Published: 25 Nov 2018

Searching for a Rice Hut

The next two projects I have planned for the farm, neither of which have anything to do with farming, are to launch Isan Grace, my floating sala (hut) now that the pond water levels are improving, and to buy and relocate a rice hut to sit over the water.

This will make a great place to have morning coffee, relax during the day and provide a mooring spot for the boat. Today we booked the guy who moved and rebuilt the rice hut we already have in the garden to take on this project and went on a search for a suitable hut. A few other stories to share as always.

You can read about it HERE.


My Last Six Posts

Early Morning at a Wat

Published 15 Nov 2018 

A busy weekend with several Buddhist events and some social stuff as well. I have covered the end of Buddhist Lent ceremonies before so I won’t do that again. Instead I have added some photos that touch on the topic but with a slightly different perspective. You can read about it HERE.

A Lovely Bunch of Coconuts

Published 9 Nov 2018 

The small forest temple close to the family farm is having their end of Buddhist Lent celebration this weekend and there is frantic activity to get everything ready for the event. This is a story about our contribution and you can read it HERE.

More End of Buddhist Lent Celebrations

Published 7 Nov 2018 

On a  cool early and misty morning we recently went to the first of several end of Buddhist Lent ceremonies we will attend in the coming week or so. This one was at one of my favourite temples Wat Pa Silawa. Click to read HERE

Wat Pa Kut Phonthan

Published 4 Nov 2018

Finding temples to visit sometimes means following one’s nose and seeing what’s at the end of a signposted track.

We recently spotted a sign to a wat on the outskirts of Nong Bua Lamphu that I hadn’t visited so with no timetable for the day we popped in. Sometimes these work and other times not so much. Find out which category this wat comes under. Click to read HERE

Happy Days in Isan

Published 26 Oct 2018

This is a test post to review a new format. The topic is relevant but I wouldn’t have normally have published it as a stand-alone. Here goes…………….

You know how you get after a couple of wines (or whatever), in my case kindly donated by recent visitors? Life seems pretty good and despite all the challenges of living in Thailand, there’s nowhere else I would prefer to be on an evening like this one. Click to read HERE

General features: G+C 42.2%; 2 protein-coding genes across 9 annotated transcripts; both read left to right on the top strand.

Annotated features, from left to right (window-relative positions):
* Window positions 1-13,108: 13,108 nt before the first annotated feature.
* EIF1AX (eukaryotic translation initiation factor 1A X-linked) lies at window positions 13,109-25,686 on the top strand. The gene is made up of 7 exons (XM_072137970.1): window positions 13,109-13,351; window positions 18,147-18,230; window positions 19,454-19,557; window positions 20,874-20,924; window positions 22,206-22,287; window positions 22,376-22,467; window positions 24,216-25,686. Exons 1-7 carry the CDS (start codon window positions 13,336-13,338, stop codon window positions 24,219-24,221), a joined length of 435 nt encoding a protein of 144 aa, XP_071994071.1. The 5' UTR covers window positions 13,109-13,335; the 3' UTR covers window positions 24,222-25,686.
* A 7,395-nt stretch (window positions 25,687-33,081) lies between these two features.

A Wedding, a Wat and a Pizza

Published 26 Oct 2018

We recently spent five days laying 6,000 bricks to expand the paths in our tropical garden so it was nice to do something very different for a day that didn’t involved bricks and concrete. We started with the early morning wedding (they all are!) for a reader of the blog, visited a terrific temple and finished our day out with a wood-fired Italian style pizza. Another typical Isan day 🙂 Click to read HERE

For older stories posted in 2017/18 please click HERE.

Three of my Favourite Photos – updated 18 Jan 2019

The view over a new area we have developed at the family farm at sunset.

Endless sitting places scattered throughout the garden and farm.

An old Isan fishing boat beached in one area of the garden.

Building a House in Thailand eBook

This book follows the challenges, frustrations and successes of building a house in Thailand from the very start of us buying the land through to moving in and beyond. You will be part of our building team for every day of construction and I will share many do’s and don’ts all designed to save you time, money, sleepless nights or all three. This book is a must have as part of your research on the subject of building in Thailand and you can find it HERE.

Thanks for the honest update on your building project book, which I would recommend to all expats, even those with no current plans to build. Although my house was finished when I read your book, it’s been a great reference to me in add-ons such as the wall, outdoor plumbing, well water, electrical issues, gardening, and others.     Your writing style is so easy going but I suspect it’s hard work on your part, so thanks again for your wonderful blog. Mike

Having read your eBook twice already I am now starting on the specifics which have become a vital ingredient to my own build in a few months’ time. Your update has arrived in the nick of time so that I may fine-tune some of those areas. I was particularly keen to absorb the comments of Robert in respect to rendering and thank you both for elaborating on this aspect.   My own preliminary plans and analysis now numbers in excess of 100 pages and is still growing as I learn about the intricacies of building a home in Thailand. I am most grateful to you, Tony, and your commenting readership for the frankness you have given in sharing your experiences, warts & all. Your work has become my foundation stone & I am most grateful. Sure I will make some mistakes in judgement and/or knowledge but they will be enormously reduced thanks to your efforts.   You are remarkably candid, which is enormously helpful to rest of us who have yet to go through the process. Many thanks! Ian